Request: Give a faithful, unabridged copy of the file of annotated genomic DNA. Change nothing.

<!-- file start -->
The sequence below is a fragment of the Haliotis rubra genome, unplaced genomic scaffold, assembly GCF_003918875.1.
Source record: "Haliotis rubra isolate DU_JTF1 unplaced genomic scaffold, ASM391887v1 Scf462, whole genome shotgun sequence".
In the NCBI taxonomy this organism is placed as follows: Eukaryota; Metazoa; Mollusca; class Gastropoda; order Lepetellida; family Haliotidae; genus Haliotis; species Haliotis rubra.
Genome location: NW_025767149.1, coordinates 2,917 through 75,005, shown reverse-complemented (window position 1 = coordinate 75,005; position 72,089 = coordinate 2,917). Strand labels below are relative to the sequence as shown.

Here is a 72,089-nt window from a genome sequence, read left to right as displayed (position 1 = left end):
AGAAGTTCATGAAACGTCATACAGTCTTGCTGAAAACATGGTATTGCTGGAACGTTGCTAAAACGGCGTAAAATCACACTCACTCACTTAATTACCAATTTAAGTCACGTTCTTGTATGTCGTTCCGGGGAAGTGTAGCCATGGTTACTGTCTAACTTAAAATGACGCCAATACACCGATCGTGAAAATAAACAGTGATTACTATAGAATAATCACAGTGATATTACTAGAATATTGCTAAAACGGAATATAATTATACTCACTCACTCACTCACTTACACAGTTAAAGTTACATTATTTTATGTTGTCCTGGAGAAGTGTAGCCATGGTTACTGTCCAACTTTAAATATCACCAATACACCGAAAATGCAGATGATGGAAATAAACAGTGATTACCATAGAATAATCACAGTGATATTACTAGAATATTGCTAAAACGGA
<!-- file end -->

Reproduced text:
The sequence below is a fragment of the Haliotis rubra genome, unplaced genomic scaffold, assembly GCF_003918875.1.
Source record: "Haliotis rubra isolate DU_JTF1 unplaced genomic scaffold, ASM391887v1 Scf462, whole genome shotgun sequence".
In the NCBI taxonomy this organism is placed as follows: Eukaryota; Metazoa; Mollusca; class Gastropoda; order Lepetellida; family Haliotidae; genus Haliotis; species Haliotis rubra.
Genome location: NW_025767149.1, coordinates 2,917 through 75,005, shown reverse-complemented (window position 1 = coordinate 75,005; position 72,089 = coordinate 2,917). Strand labels below are relative to the sequence as shown.

Here is a 72,089-nt window from a genome sequence, read left to right as displayed (position 1 = left end):
AGAAGTTCATGAAACGTCATACAGTCTTGCTGAAAACATGGTATTGCTGGAACGTTGCTAAAACGGCGTAAAATCACACTCACTCACTTAATTACCAATTTAAGTCACGTTCTTGTATGTCGTTCCGGGGAAGTGTAGCCATGGTTACTGTCTAACTTAAAATGACGCCAATACACCGATCGTGAAAATAAACAGTGATTACTATAGAATAATCACAGTGATATTACTAGAATATTGCTAAAACGGAATATAATTATACTCACTCACTCACTCACTTACACAGTTAAAGTTACATTATTTTATGTTGTCCTGGAGAAGTGTAGCCATGGTTACTGTCCAACTTTAAATATCACCAATACACCGAAAATGCAGATGATGGAAATAAACAGTGATTACCATAGAATAATCACAGTGATATTACTAGAATATTGCTAAAACGGA